The Daily Item, Sunbury, PA


January 21, 2014

Your Office Coach: When a job applicant has the dirt on HR manager

QUESTION: After submitting several unsuccessful applications to a local business, I have concluded that I’m being blocked by the human resources manager. “Ashley“ and I previously worked together at a different corporation until she was fired for sending obscene text messages. She may be afraid that if I join her company, I will tell people about this incident.

I have tried to reconnect with Ashley by sending friendly emails, but she never replied. She also failed to acknowledge my LinkedIn invitation. I hate to just give up, because this company has a great reputation and the position is perfect for me. I know there could be other reasons why I’m not getting an interview, but I strongly suspect that Ashley is the problem. How can I get past her?

ANSWER: If Ashley holds a gatekeeper position, and you are correct about her motives, then applying through HR will be an exercise in futility. To have any hope of getting an interview, you will need to take the more circuitous route of establishing communication with the hiring manager.

To make this connection, use your network of contacts to identify the appropriate person and obtain an email address or phone number. If you can find someone willing to make an introduction, that will be even better. Connecting through LinkedIn is also a possibility.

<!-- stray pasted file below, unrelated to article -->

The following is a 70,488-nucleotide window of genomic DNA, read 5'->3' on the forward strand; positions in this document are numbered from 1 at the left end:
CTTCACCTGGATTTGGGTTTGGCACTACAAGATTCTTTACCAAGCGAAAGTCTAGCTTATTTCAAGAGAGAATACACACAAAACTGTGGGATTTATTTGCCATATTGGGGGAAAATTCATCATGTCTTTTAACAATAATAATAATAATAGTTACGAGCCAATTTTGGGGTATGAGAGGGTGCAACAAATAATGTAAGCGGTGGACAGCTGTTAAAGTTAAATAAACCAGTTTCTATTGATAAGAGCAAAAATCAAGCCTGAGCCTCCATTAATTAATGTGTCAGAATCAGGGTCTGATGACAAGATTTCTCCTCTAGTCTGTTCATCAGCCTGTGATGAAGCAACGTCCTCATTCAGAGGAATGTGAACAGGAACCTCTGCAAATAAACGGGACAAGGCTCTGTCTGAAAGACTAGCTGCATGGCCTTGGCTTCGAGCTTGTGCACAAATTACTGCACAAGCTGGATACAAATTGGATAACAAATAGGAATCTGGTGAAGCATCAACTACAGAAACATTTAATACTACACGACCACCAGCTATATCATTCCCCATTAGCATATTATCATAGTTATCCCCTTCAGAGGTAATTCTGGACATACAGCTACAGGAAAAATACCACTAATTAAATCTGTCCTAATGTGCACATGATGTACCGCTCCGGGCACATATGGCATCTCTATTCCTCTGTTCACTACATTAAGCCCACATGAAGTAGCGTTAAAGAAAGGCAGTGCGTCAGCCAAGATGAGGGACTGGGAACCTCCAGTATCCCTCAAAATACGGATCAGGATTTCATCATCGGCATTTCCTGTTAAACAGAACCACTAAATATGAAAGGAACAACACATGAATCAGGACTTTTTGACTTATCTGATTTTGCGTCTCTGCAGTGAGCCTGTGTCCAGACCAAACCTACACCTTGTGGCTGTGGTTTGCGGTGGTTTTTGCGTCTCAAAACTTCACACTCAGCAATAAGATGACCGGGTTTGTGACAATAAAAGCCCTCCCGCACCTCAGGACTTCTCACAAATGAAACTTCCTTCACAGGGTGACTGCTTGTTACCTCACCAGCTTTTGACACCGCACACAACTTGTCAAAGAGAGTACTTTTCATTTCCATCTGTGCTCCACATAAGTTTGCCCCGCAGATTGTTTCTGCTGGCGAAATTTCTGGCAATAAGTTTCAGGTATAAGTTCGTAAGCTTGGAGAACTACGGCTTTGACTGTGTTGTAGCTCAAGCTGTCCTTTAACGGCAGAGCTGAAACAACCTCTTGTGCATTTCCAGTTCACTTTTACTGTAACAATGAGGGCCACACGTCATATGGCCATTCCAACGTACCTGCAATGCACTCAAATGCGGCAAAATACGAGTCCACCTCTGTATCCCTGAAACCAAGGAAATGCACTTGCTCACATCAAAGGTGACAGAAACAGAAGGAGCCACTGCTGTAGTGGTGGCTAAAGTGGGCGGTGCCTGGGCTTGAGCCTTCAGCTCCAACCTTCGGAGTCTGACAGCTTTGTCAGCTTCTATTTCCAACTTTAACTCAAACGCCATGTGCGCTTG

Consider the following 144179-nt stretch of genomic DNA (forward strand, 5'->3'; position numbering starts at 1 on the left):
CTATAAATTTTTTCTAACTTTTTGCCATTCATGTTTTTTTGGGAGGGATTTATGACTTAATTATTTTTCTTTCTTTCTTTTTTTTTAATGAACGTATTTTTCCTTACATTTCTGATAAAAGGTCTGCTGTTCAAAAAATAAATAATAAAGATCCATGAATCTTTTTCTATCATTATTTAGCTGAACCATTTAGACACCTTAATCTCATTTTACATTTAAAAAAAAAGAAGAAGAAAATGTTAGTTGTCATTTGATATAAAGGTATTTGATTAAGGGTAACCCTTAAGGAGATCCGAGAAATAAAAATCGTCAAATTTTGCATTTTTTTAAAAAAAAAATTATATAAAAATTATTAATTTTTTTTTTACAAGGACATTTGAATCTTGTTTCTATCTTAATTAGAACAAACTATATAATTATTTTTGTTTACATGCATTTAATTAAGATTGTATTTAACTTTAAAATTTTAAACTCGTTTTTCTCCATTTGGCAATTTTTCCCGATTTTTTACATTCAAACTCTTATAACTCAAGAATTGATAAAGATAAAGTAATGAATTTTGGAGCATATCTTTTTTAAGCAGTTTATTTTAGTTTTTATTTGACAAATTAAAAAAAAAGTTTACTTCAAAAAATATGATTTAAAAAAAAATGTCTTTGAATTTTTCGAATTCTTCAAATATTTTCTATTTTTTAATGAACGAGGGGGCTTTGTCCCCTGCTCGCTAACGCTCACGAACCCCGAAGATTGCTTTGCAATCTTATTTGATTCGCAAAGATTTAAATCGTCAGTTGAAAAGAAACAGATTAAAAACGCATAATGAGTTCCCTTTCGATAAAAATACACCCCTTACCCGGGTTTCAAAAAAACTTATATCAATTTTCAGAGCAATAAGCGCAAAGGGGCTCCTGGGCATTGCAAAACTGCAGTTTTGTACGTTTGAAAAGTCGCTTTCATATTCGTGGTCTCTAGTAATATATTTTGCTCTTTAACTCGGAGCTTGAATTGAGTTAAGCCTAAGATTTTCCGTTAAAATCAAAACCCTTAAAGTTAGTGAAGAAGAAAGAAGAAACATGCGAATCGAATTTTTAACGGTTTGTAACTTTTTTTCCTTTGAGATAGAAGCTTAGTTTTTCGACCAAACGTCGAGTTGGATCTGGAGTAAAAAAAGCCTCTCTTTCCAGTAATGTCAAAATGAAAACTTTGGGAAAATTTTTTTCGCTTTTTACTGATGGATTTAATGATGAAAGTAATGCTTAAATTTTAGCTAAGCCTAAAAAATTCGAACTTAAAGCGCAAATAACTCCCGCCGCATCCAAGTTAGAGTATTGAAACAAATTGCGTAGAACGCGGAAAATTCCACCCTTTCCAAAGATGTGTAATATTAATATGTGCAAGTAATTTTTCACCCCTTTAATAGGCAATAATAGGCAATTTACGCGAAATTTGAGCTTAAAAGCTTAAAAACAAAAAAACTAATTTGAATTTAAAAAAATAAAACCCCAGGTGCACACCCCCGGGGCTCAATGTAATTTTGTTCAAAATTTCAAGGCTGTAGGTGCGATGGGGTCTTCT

However you make contact, your objective is to create such a strong impression that the manager will want to schedule an interview. HR may still be part of the process, but Ashley will no longer be in the power position.

Q: The owner of my company is pressuring me to retire. He keeps setting dates for me to leave, but I just ignore them and keep on working. I am 73 years old and have been here for fifteen years, though I currently work only three days a week.

Because this company has no retirement benefits, I believe the owner should lay me off or fire me so that I can draw unemployment insurance. So far, he has refused to do this. I would actually like to retire, but I’m mainly staying just for the principle. I don’t want to give in and walk away empty-handed. What’s your opinion?

A: My opinion is that you’re being silly and stubborn. You want to retire, your boss wants you to retire . so retire already. Given the wisdom of your years, you should be able to see that you are currently engaged in a pointless power struggle.

You’ve known all along about the lack of a retirement plan, so you can’t complain about that now. And since you intend to stop working, you will not be eligible for unemployment insurance. Those benefits are provided exclusively for people who are actively seeking employment.

The bottom line is that you should abandon this ridiculous tug-of-war and have a straightforward talk with the owner about the terms of your departure. If you remain pleasant and cooperative, perhaps he will honor your long service with a reasonable severance payment.

Marie G. McIntyre is a workplace coach and the author of “Secrets to Winning at Office Politics.“ Send in questions and get free coaching tips at, or follow her on Twitter officecoach.


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